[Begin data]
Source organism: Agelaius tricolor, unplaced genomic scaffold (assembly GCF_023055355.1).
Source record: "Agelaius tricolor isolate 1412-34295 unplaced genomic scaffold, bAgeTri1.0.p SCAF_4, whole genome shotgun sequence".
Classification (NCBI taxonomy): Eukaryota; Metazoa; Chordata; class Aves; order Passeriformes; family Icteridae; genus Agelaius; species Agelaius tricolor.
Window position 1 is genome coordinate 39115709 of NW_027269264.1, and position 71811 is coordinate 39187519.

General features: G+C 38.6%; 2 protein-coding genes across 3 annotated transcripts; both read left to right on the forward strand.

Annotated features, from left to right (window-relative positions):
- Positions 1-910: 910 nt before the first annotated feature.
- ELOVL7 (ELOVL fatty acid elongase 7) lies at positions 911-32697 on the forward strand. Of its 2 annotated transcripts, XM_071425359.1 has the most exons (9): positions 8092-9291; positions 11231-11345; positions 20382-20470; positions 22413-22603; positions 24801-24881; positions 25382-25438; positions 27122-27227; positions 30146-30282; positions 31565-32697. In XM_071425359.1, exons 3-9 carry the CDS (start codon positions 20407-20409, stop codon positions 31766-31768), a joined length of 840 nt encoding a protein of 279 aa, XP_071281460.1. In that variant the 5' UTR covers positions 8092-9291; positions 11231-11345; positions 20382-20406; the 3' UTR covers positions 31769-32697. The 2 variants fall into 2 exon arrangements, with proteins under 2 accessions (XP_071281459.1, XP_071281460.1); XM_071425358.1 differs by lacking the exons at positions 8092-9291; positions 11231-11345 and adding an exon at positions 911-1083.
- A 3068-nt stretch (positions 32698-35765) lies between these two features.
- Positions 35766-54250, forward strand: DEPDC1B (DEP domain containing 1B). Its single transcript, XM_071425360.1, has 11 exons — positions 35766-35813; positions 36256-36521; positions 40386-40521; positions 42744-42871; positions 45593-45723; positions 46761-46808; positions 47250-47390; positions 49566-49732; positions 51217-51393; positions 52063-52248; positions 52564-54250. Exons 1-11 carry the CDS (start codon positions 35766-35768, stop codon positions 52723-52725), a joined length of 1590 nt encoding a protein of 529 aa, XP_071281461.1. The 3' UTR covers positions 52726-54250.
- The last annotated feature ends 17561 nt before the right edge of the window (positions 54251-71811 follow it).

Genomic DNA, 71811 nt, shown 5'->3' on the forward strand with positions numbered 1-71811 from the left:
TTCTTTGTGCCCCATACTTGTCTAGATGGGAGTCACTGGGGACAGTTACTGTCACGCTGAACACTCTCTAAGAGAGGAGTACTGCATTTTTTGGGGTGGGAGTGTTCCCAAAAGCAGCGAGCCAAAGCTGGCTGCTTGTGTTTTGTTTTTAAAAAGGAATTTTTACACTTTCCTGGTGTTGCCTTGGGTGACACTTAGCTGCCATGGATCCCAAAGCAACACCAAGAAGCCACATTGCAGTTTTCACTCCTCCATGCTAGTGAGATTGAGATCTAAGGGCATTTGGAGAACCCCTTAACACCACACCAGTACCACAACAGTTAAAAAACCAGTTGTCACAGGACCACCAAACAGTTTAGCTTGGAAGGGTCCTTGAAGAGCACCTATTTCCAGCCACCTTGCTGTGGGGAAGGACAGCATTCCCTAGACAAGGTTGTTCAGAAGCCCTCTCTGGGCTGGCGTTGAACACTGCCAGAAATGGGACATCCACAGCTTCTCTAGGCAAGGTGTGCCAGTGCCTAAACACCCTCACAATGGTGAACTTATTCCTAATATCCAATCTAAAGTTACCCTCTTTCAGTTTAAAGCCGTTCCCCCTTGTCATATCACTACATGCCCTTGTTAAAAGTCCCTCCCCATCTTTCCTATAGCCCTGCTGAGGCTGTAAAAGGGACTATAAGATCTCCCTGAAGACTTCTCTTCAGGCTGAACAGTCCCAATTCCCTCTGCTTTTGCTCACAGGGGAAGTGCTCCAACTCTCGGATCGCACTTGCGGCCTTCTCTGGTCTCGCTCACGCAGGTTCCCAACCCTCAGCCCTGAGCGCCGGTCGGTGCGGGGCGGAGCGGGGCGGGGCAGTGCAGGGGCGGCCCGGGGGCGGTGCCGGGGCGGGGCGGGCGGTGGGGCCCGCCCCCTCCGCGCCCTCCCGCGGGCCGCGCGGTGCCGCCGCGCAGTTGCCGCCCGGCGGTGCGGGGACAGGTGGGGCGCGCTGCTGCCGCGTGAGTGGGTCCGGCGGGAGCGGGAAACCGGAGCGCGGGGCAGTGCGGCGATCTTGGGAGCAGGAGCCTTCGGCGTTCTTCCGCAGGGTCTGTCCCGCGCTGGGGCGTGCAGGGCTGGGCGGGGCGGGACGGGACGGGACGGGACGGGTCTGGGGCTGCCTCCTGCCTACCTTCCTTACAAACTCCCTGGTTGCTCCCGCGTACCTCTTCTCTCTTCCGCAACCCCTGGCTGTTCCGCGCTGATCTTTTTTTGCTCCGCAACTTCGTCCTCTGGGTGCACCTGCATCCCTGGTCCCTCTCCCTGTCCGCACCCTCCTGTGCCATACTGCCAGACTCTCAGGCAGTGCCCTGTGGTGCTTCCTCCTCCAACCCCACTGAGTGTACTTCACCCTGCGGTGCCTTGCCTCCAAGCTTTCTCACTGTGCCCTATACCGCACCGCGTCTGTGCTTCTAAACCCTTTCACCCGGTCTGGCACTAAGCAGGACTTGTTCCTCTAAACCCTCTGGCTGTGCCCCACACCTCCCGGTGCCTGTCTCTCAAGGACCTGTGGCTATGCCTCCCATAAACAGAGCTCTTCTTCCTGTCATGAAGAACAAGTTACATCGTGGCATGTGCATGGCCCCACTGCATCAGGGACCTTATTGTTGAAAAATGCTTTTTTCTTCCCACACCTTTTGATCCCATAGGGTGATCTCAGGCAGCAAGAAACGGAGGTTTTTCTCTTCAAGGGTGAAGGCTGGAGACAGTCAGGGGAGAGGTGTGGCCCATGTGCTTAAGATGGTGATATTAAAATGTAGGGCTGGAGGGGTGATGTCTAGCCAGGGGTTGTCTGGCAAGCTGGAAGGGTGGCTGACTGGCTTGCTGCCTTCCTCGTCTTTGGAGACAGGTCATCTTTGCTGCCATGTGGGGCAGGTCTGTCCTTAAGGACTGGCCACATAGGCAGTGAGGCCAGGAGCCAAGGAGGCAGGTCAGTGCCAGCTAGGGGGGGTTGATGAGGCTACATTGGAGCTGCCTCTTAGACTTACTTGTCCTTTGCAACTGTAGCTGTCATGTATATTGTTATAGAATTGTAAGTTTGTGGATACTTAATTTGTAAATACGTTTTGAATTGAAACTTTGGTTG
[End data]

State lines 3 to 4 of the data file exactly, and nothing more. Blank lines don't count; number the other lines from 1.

Classification (NCBI taxonomy): Eukaryota; Metazoa; Chordata; class Aves; order Passeriformes; family Icteridae; genus Agelaius; species Agelaius tricolor.
Window position 1 is genome coordinate 39115709 of NW_027269264.1, and position 71811 is coordinate 39187519.